But, I'm hoping MHD wins and both FF and SF punch each other out. Maybe then next time there’ll be a credible ULA candidate fronting up a genuine anti-establishment voice…

    (though my secular saint always backs lost causes)

  13. Who would have thought a South Armagh 'provo' smuggler would be wheeled out by his buddies in SF to sink Gallagher? Does the desire to inflict massive cross-contamination signal a resingnation to defeat by SF?

    Very dirty and blatant set-up, vintage provo politics. Well-honed on their own over three+ decades.

    MickeyD...only decent candidate...well along with sister Dana.

    Irelands cute hoors are alive and well in Gallagher, and if they get the referendum through the TDs will be even more water tight than the bankers next time around. Great to see such forward vision in the Dail.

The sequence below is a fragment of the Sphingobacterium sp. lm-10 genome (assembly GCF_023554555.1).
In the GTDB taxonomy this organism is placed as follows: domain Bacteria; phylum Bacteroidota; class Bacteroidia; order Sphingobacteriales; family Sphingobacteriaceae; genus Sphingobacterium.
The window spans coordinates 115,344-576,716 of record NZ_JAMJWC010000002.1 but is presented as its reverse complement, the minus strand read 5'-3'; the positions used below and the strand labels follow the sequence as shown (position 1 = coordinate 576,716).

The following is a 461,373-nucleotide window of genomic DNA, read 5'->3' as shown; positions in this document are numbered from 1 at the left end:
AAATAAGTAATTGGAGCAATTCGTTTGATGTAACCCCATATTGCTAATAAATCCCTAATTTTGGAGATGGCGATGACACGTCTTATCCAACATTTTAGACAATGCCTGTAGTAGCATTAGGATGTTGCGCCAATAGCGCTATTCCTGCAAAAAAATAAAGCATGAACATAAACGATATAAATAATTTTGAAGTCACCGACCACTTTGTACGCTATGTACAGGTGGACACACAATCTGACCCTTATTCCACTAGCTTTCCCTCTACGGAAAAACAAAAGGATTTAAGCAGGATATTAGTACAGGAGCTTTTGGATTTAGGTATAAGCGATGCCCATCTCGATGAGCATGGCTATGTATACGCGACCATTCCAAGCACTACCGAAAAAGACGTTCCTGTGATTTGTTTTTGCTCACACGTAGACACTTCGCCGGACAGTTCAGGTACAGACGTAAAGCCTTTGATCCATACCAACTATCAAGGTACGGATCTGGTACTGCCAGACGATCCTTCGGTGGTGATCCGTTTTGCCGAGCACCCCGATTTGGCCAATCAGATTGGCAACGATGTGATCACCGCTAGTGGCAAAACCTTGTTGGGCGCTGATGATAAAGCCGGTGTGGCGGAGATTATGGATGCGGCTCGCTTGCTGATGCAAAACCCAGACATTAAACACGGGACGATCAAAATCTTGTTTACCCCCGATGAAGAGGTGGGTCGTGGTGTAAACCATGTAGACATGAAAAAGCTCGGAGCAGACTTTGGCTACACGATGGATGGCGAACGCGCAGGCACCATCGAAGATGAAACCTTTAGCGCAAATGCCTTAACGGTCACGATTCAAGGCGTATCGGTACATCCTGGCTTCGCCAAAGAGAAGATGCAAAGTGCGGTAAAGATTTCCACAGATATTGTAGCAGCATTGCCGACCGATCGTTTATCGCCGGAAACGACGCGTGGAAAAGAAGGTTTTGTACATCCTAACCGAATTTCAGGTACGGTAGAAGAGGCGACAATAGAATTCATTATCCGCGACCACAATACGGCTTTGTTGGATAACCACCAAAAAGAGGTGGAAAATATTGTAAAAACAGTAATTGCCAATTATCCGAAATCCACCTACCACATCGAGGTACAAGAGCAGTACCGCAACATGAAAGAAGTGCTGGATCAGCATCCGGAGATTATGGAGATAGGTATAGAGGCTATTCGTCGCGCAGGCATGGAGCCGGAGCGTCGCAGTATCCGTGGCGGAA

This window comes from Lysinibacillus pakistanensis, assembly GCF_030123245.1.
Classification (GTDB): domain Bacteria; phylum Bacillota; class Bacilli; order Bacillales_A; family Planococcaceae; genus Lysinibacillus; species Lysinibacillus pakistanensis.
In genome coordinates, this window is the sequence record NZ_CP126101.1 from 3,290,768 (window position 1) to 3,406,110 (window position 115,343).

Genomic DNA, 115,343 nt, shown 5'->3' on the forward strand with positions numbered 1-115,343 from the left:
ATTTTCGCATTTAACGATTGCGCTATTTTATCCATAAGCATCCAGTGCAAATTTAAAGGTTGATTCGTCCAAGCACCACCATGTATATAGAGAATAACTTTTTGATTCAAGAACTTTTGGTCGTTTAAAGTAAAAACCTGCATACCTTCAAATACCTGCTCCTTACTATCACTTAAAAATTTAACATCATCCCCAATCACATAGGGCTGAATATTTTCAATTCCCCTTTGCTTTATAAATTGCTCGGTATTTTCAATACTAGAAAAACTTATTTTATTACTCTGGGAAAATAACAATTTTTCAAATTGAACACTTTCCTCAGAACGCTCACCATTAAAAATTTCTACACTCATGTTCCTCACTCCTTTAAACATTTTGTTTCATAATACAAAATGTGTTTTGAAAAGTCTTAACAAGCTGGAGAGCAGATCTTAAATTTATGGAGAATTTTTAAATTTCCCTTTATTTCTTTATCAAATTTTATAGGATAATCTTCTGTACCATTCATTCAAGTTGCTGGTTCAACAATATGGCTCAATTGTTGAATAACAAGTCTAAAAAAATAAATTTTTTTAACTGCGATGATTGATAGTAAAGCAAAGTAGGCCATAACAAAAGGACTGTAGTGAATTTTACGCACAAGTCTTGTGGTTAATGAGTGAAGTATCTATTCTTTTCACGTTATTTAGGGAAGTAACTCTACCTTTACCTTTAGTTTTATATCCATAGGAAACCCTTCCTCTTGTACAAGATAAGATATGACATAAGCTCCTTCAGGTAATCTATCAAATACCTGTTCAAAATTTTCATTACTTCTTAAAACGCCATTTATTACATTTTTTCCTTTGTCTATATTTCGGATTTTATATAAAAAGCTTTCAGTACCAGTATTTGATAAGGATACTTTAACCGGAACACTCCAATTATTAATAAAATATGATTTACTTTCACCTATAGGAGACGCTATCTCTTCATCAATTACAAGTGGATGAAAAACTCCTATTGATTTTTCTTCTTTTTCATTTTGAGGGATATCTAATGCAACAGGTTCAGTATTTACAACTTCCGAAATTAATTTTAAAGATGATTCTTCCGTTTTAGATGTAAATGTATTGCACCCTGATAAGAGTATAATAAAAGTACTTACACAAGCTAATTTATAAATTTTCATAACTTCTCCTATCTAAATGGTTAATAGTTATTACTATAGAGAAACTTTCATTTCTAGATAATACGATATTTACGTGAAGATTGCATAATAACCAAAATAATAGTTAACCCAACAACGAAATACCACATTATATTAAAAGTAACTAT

14. Dixie,

    I agree with all your points. My post was attempting to reflect the thought process behind MMcG's nomination. Mackers and I discussed the meltdown of FF at the last elections and its implications for the party. I said then and posted here that I believed FF was too big a force in society to go down the tubes. It is more than simply a political party with roots that are embedded in Irish political culture.

    Yes, it is amazing that after the selfish behavior of the bankers and developers the people favor one of them as their next President. This says more about a people who have showed little or no guts for a fight with those who have destroyed the country economically than it does about Gallagher.